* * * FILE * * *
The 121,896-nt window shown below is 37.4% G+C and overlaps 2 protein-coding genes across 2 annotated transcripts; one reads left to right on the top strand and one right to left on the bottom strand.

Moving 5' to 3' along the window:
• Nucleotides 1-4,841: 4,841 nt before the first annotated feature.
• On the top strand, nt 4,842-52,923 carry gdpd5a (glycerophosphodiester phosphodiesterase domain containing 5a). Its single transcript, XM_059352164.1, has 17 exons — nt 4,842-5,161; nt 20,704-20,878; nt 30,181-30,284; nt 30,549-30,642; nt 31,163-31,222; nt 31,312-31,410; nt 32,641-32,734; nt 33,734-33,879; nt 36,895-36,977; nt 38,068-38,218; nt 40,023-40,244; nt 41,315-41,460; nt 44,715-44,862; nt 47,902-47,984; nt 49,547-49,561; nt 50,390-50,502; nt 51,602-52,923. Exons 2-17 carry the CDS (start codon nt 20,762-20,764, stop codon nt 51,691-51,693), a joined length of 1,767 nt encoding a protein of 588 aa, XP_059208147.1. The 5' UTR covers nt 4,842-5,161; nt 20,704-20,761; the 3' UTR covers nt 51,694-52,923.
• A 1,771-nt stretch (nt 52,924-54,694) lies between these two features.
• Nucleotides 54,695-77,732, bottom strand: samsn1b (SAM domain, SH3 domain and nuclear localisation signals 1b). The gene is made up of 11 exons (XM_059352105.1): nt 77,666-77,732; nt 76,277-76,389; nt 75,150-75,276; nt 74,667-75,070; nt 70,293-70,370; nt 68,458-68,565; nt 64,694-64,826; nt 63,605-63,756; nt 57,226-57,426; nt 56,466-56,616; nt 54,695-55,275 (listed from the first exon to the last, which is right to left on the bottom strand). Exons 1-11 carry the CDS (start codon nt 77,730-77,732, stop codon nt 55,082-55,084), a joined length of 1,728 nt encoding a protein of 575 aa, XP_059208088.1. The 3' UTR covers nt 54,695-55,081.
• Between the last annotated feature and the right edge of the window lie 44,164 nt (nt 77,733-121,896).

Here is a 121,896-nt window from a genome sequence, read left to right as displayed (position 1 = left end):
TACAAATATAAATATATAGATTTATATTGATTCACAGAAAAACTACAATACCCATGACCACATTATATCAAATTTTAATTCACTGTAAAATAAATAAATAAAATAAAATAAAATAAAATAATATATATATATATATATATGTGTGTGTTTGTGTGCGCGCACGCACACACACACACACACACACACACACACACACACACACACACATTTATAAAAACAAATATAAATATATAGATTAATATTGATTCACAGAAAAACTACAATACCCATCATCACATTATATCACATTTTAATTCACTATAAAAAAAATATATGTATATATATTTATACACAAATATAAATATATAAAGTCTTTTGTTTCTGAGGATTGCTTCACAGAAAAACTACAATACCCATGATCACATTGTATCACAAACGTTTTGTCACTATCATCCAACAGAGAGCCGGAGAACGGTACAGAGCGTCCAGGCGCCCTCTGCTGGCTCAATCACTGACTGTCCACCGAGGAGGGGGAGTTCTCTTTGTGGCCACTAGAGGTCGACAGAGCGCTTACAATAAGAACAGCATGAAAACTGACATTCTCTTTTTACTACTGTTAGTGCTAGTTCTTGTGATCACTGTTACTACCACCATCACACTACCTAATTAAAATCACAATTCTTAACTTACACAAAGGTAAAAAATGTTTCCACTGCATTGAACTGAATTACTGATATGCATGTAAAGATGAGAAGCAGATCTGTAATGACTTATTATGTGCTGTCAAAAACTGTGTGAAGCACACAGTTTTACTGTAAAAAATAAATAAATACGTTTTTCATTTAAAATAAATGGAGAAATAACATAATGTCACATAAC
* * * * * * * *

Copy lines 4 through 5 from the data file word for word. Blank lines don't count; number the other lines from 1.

• On the top strand, nt 4,842-52,923 carry gdpd5a (glycerophosphodiester phosphodiesterase domain containing 5a). Its single transcript, XM_059352164.1, has 17 exons — nt 4,842-5,161; nt 20,704-20,878; nt 30,181-30,284; nt 30,549-30,642; nt 31,163-31,222; nt 31,312-31,410; nt 32,641-32,734; nt 33,734-33,879; nt 36,895-36,977; nt 38,068-38,218; nt 40,023-40,244; nt 41,315-41,460; nt 44,715-44,862; nt 47,902-47,984; nt 49,547-49,561; nt 50,390-50,502; nt 51,602-52,923. Exons 2-17 carry the CDS (start codon nt 20,762-20,764, stop codon nt 51,691-51,693), a joined length of 1,767 nt encoding a protein of 588 aa, XP_059208147.1. The 5' UTR covers nt 4,842-5,161; nt 20,704-20,761; the 3' UTR covers nt 51,694-52,923.
• A 1,771-nt stretch (nt 52,924-54,694) lies between these two features.